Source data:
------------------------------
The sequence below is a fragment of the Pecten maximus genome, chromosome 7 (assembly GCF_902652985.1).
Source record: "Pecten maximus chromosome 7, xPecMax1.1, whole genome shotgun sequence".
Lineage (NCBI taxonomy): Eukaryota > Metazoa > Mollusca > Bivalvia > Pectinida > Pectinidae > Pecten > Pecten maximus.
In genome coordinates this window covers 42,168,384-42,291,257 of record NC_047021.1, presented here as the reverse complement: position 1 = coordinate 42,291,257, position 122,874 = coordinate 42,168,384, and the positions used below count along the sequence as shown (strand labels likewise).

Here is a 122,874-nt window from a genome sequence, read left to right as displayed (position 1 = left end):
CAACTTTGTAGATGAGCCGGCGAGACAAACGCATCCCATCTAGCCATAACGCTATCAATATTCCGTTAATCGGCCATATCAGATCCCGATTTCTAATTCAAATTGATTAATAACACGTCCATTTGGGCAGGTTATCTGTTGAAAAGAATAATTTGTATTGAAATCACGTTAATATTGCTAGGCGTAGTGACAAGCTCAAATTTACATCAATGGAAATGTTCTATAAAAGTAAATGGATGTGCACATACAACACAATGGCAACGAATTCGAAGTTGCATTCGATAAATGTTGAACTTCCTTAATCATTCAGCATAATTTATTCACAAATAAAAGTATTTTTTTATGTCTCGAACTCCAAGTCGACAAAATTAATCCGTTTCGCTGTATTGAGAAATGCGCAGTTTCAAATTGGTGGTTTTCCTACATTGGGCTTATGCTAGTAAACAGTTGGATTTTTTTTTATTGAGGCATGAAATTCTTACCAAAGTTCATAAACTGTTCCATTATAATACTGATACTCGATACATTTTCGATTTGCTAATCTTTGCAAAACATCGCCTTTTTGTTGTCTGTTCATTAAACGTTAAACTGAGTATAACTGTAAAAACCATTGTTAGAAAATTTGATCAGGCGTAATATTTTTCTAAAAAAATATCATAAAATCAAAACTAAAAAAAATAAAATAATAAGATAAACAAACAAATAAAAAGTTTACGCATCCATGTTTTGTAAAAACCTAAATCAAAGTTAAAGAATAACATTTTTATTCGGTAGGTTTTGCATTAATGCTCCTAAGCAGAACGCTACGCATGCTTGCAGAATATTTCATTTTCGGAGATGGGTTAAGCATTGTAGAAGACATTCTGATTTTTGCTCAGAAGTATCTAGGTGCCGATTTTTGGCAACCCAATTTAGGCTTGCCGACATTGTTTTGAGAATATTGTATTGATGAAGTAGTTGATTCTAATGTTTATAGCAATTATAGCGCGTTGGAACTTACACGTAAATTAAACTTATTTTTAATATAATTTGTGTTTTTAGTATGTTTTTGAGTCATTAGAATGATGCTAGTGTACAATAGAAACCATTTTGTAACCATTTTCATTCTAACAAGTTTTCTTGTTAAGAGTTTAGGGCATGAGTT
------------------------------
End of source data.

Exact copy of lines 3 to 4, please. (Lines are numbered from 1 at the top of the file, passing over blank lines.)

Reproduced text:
Lineage (NCBI taxonomy): Eukaryota > Metazoa > Mollusca > Bivalvia > Pectinida > Pectinidae > Pecten > Pecten maximus.
In genome coordinates this window covers 42,168,384-42,291,257 of record NC_047021.1, presented here as the reverse complement: position 1 = coordinate 42,291,257, position 122,874 = coordinate 42,168,384, and the positions used below count along the sequence as shown (strand labels likewise).